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Pringles vs Playstation

Thursday, April 17, 1997

An intelligent young man sits in front of the TV, clutching a PlayStation controller and screaming in horror as his alter ego crashes to his death off a pixellated cliff. He bitterly shakes his head and mumbles, ‘just one more go’.

He doesn’t want another go. He knows he should be doing creative and positive things, but instead he feels about nine years old, and part of him wants his Mum to come in and tell him to get up those stairs and tidy his room.

Hitting the Start button again is a crucial modern experience. It’s the pivotal point between enjoyment that comes from wanting to continue and enjoyment that comes from not wanting to stop. From here on, the buzz he gets is from the knowledge that he’s wasting his time and spoiling himself.  You tell yourself you’ll play till you get another hi-score but you know that even if you stop then you’ll still get annoyed with yourself for not stopping earlier.

This ‘once you pop, you can’t stop’ attitude applies equally well to another 90’s phenomenon, Pringles potato snacks. Like computer games, Pringles are fine when diluted by company, but if it’s just you and the tube, you’re in trouble.

The first third of them are genuinely lovely, and you can try and decide which way round you prefer to eat them. Eat them like an ‘n’ and they fit round your tongue in a satisfying way – harmony and balance; eat them like a ‘u’ for that feeling of crushing them against the roof of your mouth – domination and conflict.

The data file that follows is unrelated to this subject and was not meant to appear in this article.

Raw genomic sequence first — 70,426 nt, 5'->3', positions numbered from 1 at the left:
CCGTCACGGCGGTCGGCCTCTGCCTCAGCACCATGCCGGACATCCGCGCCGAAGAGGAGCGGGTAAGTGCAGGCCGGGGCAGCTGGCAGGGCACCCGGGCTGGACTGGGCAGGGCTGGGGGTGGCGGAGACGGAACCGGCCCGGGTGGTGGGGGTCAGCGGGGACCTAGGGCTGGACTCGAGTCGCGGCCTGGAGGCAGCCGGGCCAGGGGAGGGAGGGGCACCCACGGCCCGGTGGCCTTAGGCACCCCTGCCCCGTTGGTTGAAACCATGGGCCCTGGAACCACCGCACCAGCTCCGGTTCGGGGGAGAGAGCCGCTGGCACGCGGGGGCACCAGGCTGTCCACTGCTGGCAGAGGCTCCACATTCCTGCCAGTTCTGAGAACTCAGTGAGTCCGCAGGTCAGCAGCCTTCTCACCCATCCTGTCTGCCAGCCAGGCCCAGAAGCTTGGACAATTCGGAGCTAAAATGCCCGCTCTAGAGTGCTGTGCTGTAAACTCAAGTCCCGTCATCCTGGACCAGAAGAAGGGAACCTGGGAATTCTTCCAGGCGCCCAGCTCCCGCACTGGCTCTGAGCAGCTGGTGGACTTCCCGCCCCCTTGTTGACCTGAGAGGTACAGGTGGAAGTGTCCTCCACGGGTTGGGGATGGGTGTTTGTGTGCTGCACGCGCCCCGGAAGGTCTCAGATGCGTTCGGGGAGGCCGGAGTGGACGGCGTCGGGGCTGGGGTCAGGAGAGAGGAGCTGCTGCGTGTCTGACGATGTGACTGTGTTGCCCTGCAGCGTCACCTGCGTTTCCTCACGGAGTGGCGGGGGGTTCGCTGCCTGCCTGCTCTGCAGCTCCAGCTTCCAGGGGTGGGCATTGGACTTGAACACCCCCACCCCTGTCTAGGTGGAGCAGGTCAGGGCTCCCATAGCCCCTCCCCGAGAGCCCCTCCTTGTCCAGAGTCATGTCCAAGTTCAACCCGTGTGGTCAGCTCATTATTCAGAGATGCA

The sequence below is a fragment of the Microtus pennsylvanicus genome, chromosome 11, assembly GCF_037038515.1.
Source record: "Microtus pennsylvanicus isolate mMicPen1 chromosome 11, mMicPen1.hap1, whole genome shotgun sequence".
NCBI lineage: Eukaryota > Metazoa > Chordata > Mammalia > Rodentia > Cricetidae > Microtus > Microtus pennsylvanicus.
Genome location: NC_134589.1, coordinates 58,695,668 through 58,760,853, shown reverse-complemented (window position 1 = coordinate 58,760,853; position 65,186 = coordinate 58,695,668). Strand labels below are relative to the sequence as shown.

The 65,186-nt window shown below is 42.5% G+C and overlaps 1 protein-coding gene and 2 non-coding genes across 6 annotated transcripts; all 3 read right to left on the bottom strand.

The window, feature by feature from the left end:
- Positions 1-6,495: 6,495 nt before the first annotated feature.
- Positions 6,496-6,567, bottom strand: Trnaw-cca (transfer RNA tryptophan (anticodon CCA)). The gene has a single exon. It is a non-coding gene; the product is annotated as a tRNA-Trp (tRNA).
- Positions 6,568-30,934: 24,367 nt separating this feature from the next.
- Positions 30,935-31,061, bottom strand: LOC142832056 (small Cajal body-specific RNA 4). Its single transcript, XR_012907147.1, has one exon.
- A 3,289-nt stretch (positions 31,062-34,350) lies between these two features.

Half-way through the tube, you really don’t want any more but you imagine the licentiousness of letting yourself just finish them all anyway. Doing something so obviously unnecessary affirms, in a ridiculously tiny way, that you don’t always do sensible – you can also do reckless and spontaneous.

MTV works in the same way. You’ve enjoyed a few videos, and now it’s time to watch some real television, but you’re still there four songs later, saying ‘let’s just see if the next video’s any good’.

It might seem pathetic that much of our enjoyment from these wonderful new things comes from getting to the stage where we hate ourselves. Either we should enjoy them till we’ve had enough and then stop, or do something really spectacular if we want gluttonous overindulgence. Finishing a tube of Pringles isn’t exactly a Bacchanalian orgy.

People have always enjoyed being bad, and the ‘just one more’ syndrome has been around as long as chocolate, but the real lesson to be learned from Pringles and PlayStations is that the overindulgence they demand from us is impersonal, fleeting and mass-produced.

These epiphanies of consumerism are just shadows of real excess. Like rollercoasters, they offer cheap thrills in complete safety. We risk nothing in eating a few too many potato snacks, or playing an extra game of FIFA football, and yet we feel like we’re bold transgressors. To be really rebellious, you have to eat Pringles only until you’ve had enough. Once you pop, you can stop.

(first published as a Modest Proposals newsletter, 17 April 1997)

Posted by David in • Modest ProposalsLife